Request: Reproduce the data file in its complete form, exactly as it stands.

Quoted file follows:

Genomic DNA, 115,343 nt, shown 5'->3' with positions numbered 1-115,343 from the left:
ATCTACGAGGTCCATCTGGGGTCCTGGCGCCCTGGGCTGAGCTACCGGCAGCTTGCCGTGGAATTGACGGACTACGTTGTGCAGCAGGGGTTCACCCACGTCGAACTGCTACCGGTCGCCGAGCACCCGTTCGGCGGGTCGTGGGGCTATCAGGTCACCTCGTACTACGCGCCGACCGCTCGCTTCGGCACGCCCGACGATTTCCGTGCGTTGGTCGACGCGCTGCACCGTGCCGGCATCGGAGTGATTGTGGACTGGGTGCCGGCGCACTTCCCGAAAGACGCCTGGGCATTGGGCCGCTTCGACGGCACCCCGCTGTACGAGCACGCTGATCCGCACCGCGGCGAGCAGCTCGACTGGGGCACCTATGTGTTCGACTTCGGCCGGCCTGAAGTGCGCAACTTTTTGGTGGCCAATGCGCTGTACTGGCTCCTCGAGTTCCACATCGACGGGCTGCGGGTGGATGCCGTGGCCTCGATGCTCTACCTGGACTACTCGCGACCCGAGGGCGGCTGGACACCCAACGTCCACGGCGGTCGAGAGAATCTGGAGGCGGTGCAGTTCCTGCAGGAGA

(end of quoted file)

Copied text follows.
Genomic DNA, 115,343 nt, shown 5'->3' with positions numbered 1-115,343 from the left:
ATCTACGAGGTCCATCTGGGGTCCTGGCGCCCTGGGCTGAGCTACCGGCAGCTTGCCGTGGAATTGACGGACTACGTTGTGCAGCAGGGGTTCACCCACGTCGAACTGCTACCGGTCGCCGAGCACCCGTTCGGCGGGTCGTGGGGCTATCAGGTCACCTCGTACTACGCGCCGACCGCTCGCTTCGGCACGCCCGACGATTTCCGTGCGTTGGTCGACGCGCTGCACCGTGCCGGCATCGGAGTGATTGTGGACTGGGTGCCGGCGCACTTCCCGAAAGACGCCTGGGCATTGGGCCGCTTCGACGGCACCCCGCTGTACGAGCACGCTGATCCGCACCGCGGCGAGCAGCTCGACTGGGGCACCTATGTGTTCGACTTCGGCCGGCCTGAAGTGCGCAACTTTTTGGTGGCCAATGCGCTGTACTGGCTCCTCGAGTTCCACATCGACGGGCTGCGGGTGGATGCCGTGGCCTCGATGCTCTACCTGGACTACTCGCGACCCGAGGGCGGCTGGACACCCAACGTCCACGGCGGTCGAGAGAATCTGGAGGCGGTGCAGTTCCTGCAGGAGA